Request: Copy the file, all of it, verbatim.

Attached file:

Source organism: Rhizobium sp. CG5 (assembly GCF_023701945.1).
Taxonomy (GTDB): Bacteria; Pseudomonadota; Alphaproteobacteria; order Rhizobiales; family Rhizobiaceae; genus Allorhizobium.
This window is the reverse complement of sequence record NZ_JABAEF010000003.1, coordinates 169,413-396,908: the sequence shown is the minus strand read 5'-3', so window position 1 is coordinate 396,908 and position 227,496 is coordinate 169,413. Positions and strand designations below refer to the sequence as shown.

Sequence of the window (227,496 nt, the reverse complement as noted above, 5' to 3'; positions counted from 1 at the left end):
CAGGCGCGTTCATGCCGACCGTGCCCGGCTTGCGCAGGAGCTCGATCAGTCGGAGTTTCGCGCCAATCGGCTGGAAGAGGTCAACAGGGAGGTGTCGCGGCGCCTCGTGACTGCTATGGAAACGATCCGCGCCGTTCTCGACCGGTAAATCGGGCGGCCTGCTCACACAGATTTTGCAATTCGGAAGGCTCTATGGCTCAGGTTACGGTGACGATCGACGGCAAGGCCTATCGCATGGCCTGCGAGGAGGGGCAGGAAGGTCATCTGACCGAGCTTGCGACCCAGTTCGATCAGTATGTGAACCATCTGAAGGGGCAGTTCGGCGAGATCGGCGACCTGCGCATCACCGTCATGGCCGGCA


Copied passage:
Source organism: Rhizobium sp. CG5 (assembly GCF_023701945.1).
Taxonomy (GTDB): Bacteria; Pseudomonadota; Alphaproteobacteria; order Rhizobiales; family Rhizobiaceae; genus Allorhizobium.
This window is the reverse complement of sequence record NZ_JABAEF010000003.1, coordinates 169,413-396,908: the sequence shown is the minus strand read 5'-3', so window position 1 is coordinate 396,908 and position 227,496 is coordinate 169,413. Positions and strand designations below refer to the sequence as shown.

Sequence of the window (227,496 nt, the reverse complement as noted above, 5' to 3'; positions counted from 1 at the left end):
CAGGCGCGTTCATGCCGACCGTGCCCGGCTTGCGCAGGAGCTCGATCAGTCGGAGTTTCGCGCCAATCGGCTGGAAGAGGTCAACAGGGAGGTGTCGCGGCGCCTCGTGACTGCTATGGAAACGATCCGCGCCGTTCTCGACCGGTAAATCGGGCGGCCTGCTCACACAGATTTTGCAATTCGGAAGGCTCTATGGCTCAGGTTACGGTGACGATCGACGGCAAGGCCTATCGCATGGCCTGCGAGGAGGGGCAGGAAGGTCATCTGACCGAGCTTGCGACCCAGTTCGATCAGTATGTGAACCATCTGAAGGGGCAGTTCGGCGAGATCGGCGACCTGCGCATCACCGTCATGGCCGGCA